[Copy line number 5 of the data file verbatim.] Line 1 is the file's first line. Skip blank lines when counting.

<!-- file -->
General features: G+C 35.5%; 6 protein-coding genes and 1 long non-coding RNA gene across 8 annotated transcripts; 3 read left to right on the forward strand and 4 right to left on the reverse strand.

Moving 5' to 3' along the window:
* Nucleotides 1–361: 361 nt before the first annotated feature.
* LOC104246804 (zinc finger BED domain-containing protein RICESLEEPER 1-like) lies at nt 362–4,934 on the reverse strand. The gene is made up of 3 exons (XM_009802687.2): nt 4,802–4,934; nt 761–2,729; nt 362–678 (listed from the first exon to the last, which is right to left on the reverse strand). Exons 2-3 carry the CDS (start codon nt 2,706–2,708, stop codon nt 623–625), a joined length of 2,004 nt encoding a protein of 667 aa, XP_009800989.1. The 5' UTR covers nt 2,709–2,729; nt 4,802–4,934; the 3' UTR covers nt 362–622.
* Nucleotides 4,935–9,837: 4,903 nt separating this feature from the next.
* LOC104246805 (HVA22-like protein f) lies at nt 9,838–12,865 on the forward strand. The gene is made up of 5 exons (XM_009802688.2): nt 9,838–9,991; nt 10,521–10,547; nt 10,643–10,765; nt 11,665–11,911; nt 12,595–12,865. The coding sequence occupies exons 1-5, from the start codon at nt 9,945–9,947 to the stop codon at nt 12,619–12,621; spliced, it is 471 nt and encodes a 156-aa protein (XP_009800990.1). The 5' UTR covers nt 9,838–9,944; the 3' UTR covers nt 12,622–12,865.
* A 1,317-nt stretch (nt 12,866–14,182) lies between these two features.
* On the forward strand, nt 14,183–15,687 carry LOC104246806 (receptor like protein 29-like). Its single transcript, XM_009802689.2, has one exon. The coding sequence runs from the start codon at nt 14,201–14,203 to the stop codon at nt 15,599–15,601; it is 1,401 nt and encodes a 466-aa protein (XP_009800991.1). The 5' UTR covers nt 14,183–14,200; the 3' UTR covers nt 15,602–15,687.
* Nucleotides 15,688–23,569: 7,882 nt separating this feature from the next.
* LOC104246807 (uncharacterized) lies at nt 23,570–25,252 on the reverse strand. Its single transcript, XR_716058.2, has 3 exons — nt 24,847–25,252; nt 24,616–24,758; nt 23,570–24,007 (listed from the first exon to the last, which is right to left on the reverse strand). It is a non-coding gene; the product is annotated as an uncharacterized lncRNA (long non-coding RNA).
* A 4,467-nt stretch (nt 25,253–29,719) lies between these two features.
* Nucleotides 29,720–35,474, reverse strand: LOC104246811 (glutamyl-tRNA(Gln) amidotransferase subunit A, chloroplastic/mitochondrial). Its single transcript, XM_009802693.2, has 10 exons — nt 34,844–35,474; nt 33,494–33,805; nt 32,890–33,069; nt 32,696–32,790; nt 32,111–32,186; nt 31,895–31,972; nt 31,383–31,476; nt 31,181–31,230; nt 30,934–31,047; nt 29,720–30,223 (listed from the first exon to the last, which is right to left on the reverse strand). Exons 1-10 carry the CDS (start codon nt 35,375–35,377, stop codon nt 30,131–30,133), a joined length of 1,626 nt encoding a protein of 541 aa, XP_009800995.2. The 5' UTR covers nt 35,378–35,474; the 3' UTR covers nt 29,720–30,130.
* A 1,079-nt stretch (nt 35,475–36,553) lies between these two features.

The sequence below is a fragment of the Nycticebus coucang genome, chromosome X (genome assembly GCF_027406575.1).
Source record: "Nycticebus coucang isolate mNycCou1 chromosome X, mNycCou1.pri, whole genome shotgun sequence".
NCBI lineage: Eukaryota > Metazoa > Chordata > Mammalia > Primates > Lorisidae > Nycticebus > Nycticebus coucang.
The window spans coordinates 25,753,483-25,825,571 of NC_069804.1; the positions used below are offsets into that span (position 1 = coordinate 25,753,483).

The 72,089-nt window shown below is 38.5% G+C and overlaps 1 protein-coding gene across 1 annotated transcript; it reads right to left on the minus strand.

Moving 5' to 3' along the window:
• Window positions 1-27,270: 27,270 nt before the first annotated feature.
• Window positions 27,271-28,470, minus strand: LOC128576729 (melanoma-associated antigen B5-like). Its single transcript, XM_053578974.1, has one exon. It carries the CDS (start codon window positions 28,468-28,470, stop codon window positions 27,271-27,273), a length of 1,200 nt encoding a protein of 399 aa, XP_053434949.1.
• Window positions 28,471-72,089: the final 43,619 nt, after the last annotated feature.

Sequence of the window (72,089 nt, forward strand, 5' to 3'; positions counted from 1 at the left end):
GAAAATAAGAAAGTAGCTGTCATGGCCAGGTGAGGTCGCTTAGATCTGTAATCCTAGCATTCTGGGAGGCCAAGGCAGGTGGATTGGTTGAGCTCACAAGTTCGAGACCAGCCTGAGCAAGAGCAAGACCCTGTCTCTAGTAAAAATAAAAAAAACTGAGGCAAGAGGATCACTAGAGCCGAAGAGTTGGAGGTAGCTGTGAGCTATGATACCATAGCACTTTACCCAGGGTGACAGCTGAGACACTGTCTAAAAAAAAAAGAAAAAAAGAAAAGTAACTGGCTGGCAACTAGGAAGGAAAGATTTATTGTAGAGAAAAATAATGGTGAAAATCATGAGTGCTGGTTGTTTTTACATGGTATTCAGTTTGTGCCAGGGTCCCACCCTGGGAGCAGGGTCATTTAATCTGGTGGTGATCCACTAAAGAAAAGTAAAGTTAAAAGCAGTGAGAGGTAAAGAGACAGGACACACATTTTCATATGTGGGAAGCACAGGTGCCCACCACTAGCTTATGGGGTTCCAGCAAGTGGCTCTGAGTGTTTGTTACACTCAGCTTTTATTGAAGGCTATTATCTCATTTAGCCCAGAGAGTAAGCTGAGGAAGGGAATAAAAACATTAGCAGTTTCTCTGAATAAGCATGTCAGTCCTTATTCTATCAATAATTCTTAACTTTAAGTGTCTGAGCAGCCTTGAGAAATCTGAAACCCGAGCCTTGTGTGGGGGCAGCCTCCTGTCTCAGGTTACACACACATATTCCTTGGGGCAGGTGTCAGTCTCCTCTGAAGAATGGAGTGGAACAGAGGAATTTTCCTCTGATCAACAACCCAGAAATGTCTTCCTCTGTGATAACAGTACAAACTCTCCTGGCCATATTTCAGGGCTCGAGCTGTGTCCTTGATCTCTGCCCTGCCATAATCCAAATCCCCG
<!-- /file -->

* Nucleotides 4,935–9,837: 4,903 nt separating this feature from the next.